Updated: Wednesday, 18 Feb 2009, 7:55 AM EST
Published : Monday, 16 Feb 2009, 4:03 PM EST
LANSING, Mich. (AP) - Local Michigan governments from Adrian to Zeeland are hoping to get a chunk of the federal stimulus package awaiting President Barack Obama's signature.
Exactly how much money from the $787 billion stimulus passed Friday will make its way to Michigan over the next couple of years, and exactly how the money will be distributed, is yet to be determined. But cities, universities, schools and other public agencies have been compiling wish lists for weeks in anticipation.
Many of them are likely to be disappointed. Only a fraction of thousands of possible projects costing several billion dollars may eventually be paid for through the stimulus plan, enacted in hopes of jumpstarting a stalled economy.
Gov. Jennifer Granholm's administration is expected to make a list of potential Michigan projects available soon after the package is signed into law. But it may take a while for the state to determine how much money it has discretion to allocate and what conditions must be met to get the cash.
Michigan could get about $18 billion overall through the stimulus package including all spending, tax breaks and boosted unemployment benefits, according to the liberal think tank Center for American Progress.
Michigan may get about $7 billion in aid for projects including community services grants, budget stabilization, dislocated workers, Medicaid, schools and homelessness prevention, according to estimates from Federal Funds Information for States -- a service of the National Governors Association and the National Conference of State Legislatures. More than $1 billion should be headed to Michigan for infrastructure projects such as highways and bridges, public transit and water projects, according to the U.S. House Committee on Transportation and Infrastructure.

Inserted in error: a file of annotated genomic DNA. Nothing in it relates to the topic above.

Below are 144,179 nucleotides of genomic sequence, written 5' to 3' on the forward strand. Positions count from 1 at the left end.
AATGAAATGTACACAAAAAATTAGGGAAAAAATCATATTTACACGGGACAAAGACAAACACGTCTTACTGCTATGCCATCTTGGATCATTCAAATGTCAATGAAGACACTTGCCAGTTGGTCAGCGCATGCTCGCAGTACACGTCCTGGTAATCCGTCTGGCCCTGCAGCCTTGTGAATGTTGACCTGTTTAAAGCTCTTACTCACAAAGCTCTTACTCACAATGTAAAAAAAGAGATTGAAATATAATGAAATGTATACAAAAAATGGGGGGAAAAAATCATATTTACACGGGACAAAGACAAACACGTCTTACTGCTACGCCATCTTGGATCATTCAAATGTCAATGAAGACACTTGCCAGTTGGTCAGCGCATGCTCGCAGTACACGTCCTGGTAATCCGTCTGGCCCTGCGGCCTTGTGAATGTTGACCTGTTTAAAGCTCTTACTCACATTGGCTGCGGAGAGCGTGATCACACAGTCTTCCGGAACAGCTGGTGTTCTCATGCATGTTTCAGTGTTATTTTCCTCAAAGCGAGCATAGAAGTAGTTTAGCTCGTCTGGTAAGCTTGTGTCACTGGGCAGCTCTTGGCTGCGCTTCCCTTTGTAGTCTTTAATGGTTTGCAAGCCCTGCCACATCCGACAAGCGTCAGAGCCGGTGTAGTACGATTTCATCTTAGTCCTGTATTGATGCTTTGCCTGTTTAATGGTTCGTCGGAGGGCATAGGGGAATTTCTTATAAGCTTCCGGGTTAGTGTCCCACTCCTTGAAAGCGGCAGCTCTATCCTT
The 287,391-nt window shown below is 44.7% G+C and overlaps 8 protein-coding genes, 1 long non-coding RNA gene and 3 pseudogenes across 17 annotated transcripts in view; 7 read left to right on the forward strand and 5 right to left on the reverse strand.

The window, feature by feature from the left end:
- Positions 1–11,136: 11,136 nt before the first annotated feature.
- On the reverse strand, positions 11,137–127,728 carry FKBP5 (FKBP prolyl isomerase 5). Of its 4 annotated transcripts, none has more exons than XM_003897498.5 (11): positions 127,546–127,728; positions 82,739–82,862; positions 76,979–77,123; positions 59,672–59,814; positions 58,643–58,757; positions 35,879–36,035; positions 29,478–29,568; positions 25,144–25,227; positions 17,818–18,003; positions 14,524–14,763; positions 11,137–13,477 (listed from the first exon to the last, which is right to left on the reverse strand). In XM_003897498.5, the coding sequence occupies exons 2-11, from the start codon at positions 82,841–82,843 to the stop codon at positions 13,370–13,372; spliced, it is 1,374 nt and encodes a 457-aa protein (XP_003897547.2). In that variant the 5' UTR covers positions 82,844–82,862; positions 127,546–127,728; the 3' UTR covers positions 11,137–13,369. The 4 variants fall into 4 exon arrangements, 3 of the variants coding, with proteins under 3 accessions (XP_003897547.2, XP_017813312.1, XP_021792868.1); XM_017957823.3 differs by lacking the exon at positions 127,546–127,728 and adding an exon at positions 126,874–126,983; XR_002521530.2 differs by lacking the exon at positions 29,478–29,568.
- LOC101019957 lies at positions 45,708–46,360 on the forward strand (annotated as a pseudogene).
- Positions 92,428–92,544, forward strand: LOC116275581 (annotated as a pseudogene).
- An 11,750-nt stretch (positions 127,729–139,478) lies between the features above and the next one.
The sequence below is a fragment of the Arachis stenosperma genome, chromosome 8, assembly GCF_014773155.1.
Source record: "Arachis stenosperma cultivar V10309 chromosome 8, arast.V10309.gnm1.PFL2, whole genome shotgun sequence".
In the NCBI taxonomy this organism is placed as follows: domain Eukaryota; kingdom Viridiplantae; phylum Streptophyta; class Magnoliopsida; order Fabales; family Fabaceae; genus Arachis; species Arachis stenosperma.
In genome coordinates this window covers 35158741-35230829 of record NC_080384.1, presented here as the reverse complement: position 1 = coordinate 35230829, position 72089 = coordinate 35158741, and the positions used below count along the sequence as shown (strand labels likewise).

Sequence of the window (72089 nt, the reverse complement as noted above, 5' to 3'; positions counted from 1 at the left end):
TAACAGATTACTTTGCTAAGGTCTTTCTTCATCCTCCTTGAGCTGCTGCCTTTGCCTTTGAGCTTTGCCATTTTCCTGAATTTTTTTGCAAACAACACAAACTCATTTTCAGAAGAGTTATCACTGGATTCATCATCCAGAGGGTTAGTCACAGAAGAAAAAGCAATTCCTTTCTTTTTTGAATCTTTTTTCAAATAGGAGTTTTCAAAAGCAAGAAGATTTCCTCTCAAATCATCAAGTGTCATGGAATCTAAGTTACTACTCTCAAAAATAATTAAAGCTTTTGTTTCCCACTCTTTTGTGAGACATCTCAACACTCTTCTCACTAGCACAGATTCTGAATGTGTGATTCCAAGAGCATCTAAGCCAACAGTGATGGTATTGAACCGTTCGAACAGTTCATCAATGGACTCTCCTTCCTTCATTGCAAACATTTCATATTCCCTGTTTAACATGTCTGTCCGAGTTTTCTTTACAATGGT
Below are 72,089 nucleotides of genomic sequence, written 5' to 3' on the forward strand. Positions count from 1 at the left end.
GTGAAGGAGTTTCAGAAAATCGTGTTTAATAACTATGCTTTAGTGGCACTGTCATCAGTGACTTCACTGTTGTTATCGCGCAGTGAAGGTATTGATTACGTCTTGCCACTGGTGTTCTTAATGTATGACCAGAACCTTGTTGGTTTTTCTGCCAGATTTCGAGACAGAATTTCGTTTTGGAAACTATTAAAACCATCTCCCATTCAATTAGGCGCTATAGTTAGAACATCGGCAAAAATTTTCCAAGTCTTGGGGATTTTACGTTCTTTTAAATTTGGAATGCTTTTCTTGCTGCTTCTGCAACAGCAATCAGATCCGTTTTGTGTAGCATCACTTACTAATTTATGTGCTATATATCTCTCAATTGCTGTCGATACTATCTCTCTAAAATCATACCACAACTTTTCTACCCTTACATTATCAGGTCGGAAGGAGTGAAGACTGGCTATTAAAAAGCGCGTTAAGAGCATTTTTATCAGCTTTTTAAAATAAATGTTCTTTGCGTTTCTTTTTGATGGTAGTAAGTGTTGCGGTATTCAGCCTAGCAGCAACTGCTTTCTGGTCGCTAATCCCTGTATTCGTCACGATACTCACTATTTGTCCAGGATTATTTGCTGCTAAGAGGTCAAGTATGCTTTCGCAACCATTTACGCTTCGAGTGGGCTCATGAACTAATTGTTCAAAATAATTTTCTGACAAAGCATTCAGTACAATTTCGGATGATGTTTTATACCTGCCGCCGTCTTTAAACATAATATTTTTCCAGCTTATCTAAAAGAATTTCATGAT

A sampling of what might be on the public agency wish list is already available. The Michigan Municipal League recently compiled a list of more than 1,200 infrastructure projects totaling more than $3.3 billion for consideration.
Adrian, a southeast Michigan city of more than 21,000, is first on the organization's alphabetical list.
"You talk about `shovel ready' projects? We're ready," City Administrator Dane Nelson said. "Probably any local government in the state could spend a lot of money to catch up on projects."
Adrian lists more than $7 million in long-sought, potential projects related to city government and other public offices. City Hall could be moved into a larger, historic bank building in the heart of downtown. The police department could get much-needed new digs with more space and better tools to fight crime. The library's front entrance -- boarded up since it nearly collapsed almost two years ago -- could be repaired.
"Everybody has to come in through the back door," Nelson said of the library.
Adrian officials thought they had figured out how to pay for the improvements, without raising taxes, well before the federal stimulus deal materialized. But then the economy worsened. Property tax revenues and income from city investments dwindled, and bond financing options became unattractive.
Just about every city and township on the Michigan Municipal League report lists road, water or sewer projects they would like to have done through the federal stimulus plan.
Birch Run's wish list includes $1.2 million for extending a streetscape beautification project around Interstate 75. Birmingham would take $7 million for construction of a transit center, including the relocation of an existing train station, and another $12 million for construction of a 300-plus space parking structure.
Other requests are more modest. Cadillac lists a $337,000 project to reconstruct portions of three heavily traveled residential streets and another $239,000 for residential roads near a hospital. Menominee would repair and sealcoat a cemetery roadway for $100,000.
Traffic safety improvements in Canton, water main upgrades in Caro, airport improvements in Charlevoix and sewer repairs in Crystal Falls are all on the list.
Obama wants to see some development of alternative energy. Lansing lists $7 million in what is labeled as wind turbine deployment and $2 million for solar energy deployment. Taylor lists $10 million for a wind farm.
East Lansing lists an $180,000 project for reclamation of trees damaged by the emerald ash borer. Reed City would repaint an old water tower for $200,000, while Sterling Heights would buy a tandem axle snow plow for $150,000. A few cities and townships would improve parks or connect trails where residents walk or bike along rivers or scenic areas.
Some of the projects are expected to create jobs. Overall, Granholm has said the legislation would create more than 100,000 jobs in the state.